I have so many favorite scenes from this book, but the one that seems to really stand out to my beta readers—and my editor—is the scene where Isabelle and Grayson are in the arcade. Here’s a sneak peek at it…
I follow her into the arcade, and other than a couple of younger kids playing a basketball game, the place is empty. I pull a twenty out of my wallet and feed it into the token machine; then I divide the tokens equally between us.
“So, what game do you want to lose first?” I ask.
“Well, considering you’re going to be the loser, you pick.”
She’s smart, funny, beautiful, and she’s competitive, too? Is there anything about this girl that isn’t perfect for me?
“All right. That one.” I point to a motorcycle racing game.
“That’s not fair. I’ve never driven a motorcycle. You have.”
“I’ll give you a lesson before we start. Deal?”
Isabelle narrows her eyes as if trying to figure out if I’m lying or trying to trick her.
The game is set up so there are two bikes contained within a dome structure. She climbs on one and drops two tokens into the slots to get the game started.
“Scoot forward.” I motion with my hands for her to move. When she does, I swing my leg over the seat and settle in behind her. These bikes are intended for only one person, so there’s not much room.
She chooses one player, and the game starts. I place my hands over hers on the handlebars. Her hands are softer than I expected.
“This button makes you go, and this one makes you stop,” I explain.
Nodding, she pushes the button to go, and on the screen, the bike lurches. She yelps and slams on the brake button.
I laugh. “It’s just a game, Belle. Relax.”
She twists her head to look at me. “I guess just Belle is better than Belle the Bible Thumper.”
“Then, from now on, you’re just Belle.” I grin.
Her gaze drops to my mouth, but then she quickly turns her attention back to the game. “All right, so what am I supposed to do on this stupid game?”
I blow out a breath, but my heart is still racing so hard and fast, I’m convinced she can feel it. “The trick is to find your center of gravity and use it. Sitting upright puts you off balance. Lean forward.” I gently push her forward until she’s in the right position.
“Good.” I once again cover her hands with mine. “Now, press the go button.”
She does, and the bike on the screen takes off quickly down the straight road. Ahead, a curve looms. I don’t say anything because I want to see what she’ll do. She cranks the handlebars to the right, and the bike wipes out. I laugh, and she playfully elbows me.
“What did I do wrong?” she asks.
“You’re driving like it’s a car. It’s not. You need to use your body.”
She continues the game, and this time, when she approaches the curve, I move my hands to her waist. I have no business touching her at all, let alone like this, but I can’t deny how nice it feels.
“Lean into the turn,” I say, guiding her body to the right. “And then straighten.”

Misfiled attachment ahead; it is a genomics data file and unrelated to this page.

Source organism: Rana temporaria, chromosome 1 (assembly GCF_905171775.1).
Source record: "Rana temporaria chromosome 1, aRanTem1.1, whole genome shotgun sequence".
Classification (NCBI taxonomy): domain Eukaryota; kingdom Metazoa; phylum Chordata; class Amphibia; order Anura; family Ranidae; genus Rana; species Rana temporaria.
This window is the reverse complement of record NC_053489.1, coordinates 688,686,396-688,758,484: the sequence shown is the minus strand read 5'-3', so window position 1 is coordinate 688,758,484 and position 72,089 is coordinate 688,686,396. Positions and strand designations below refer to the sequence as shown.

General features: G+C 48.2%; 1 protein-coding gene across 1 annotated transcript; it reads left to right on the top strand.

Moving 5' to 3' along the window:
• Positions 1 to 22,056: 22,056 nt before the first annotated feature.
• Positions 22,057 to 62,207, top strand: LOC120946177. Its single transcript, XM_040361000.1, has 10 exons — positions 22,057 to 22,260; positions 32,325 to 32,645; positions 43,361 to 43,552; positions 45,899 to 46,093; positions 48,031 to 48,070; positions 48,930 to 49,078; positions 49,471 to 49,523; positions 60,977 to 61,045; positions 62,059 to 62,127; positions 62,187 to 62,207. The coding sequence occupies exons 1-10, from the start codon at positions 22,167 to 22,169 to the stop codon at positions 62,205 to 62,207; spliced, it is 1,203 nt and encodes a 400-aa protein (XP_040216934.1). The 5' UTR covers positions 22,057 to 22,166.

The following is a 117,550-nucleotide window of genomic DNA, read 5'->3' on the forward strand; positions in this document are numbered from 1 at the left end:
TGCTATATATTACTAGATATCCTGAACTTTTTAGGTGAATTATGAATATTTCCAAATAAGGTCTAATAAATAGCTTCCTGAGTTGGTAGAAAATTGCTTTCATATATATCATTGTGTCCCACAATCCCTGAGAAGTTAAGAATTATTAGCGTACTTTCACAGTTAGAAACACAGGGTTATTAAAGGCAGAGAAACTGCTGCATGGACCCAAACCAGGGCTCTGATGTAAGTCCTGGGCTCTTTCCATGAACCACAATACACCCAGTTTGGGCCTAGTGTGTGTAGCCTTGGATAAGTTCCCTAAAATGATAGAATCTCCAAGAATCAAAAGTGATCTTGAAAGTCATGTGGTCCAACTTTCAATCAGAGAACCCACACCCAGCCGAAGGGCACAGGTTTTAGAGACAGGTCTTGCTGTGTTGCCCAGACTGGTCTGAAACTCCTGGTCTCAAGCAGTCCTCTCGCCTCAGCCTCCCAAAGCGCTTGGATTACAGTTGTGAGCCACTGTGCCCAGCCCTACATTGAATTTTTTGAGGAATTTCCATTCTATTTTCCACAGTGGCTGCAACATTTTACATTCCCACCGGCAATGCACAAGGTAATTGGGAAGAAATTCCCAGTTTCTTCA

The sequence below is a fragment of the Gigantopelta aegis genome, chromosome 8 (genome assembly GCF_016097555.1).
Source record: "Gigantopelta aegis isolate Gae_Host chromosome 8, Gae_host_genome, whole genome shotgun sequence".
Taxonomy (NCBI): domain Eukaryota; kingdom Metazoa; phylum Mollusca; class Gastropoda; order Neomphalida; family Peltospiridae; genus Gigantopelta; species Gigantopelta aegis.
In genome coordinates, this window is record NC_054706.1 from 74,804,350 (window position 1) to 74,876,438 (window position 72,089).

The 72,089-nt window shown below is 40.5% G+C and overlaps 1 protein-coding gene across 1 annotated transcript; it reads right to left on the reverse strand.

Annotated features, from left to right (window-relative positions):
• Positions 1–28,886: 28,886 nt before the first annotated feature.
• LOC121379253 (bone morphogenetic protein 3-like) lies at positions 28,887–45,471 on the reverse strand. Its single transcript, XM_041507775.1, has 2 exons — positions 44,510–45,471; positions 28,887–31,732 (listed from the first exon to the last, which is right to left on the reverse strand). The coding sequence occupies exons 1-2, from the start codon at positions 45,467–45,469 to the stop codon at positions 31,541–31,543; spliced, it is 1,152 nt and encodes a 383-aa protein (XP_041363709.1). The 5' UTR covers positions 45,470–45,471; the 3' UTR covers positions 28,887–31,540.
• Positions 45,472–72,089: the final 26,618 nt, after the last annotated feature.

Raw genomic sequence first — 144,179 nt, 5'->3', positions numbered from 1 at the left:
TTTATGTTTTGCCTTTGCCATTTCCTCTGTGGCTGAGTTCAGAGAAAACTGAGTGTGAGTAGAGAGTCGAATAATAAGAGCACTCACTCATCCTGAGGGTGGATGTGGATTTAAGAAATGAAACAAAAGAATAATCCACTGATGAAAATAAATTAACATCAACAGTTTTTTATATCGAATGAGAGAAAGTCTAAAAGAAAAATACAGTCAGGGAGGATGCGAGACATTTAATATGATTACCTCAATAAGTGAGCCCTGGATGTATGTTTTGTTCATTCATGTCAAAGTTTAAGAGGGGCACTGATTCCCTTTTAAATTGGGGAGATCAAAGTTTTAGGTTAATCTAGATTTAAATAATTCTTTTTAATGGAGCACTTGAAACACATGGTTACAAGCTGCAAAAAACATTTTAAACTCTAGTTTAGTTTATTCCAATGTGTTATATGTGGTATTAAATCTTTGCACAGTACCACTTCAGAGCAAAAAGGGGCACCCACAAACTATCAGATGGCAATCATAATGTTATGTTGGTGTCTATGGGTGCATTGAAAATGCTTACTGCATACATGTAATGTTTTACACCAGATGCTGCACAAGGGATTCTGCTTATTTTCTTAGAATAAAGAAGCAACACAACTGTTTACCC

She does exactly as I say, and she maneuvers the turn like a pro. I watch over her shoulder while she continues the race. This close, the scent of her floral perfume wraps around me, and I inhale deeply.
The race ends, and she comes in sixth place. She straightens, bringing her back flush to my chest. “Good job, just Belle.”
She gathers her hair and drapes it over her right shoulder then twists her head to the left so we’re face to face. “Thanks for the lesson.”
“You’re welcome.” My voice cracks, and I momentarily freeze at our proximity. My gaze lingers on her mouth, my thoughts consumed with kissing her. “You’re a fast learner.”
“Well, you’re a good teacher.” She smiles.
I feign shock. “Is that a compliment?”
“Nope.” She laughs.
“Of course not. Want another practice run?”
“No, I think I got it.”
“You sure?” I raise a brow.
She hesitates and rubs her palms on her jeans, grazing her hand over mine, and I instinctively tighten my grip on her. Her sharp intake of breath sets my heart racing.
“I got this,” she says.
“All right. Your loss.” Reluctantly, I get off her bike and climb onto the other one.
Isabelle scoots back and wiggles on the seat like she’s trying to get comfortable. She’s got a boyfriend. She’s got a boyfriend. She’s got a boyfriend… I focus on getting the game started. She beats me off the starting line, but I quickly and easily pass her. I’m in the zone, hyper focused and determined to win. But then there’s a tap on my rear wheel, and I spin out of control. Isabelle zooms past me.
I glance over, and she’s giggling like crazy.
“You’re such a cheater,” I say.
She laughs harder. A moment later, she crosses the finish line—in first place. She pumps her fists and lets out a victorious whoop. I shake my head, but I can’t stop smiling.
Even if she did cheat to win, I don’t care. Seeing her like this—face flushed, eyes sparkling, hair a mess, and happy—is so much better than winning any game.
This refreshing YA Book can be yours here: https://www.amazon.com/Perfectly-Imperfect-Kara-Leigh-Miller-ebook/dp/B08769R2RX/
Where can readers find you online?
Newsletter – https://eepurl.com/bn1wyD
Thanks for being here today, Kara!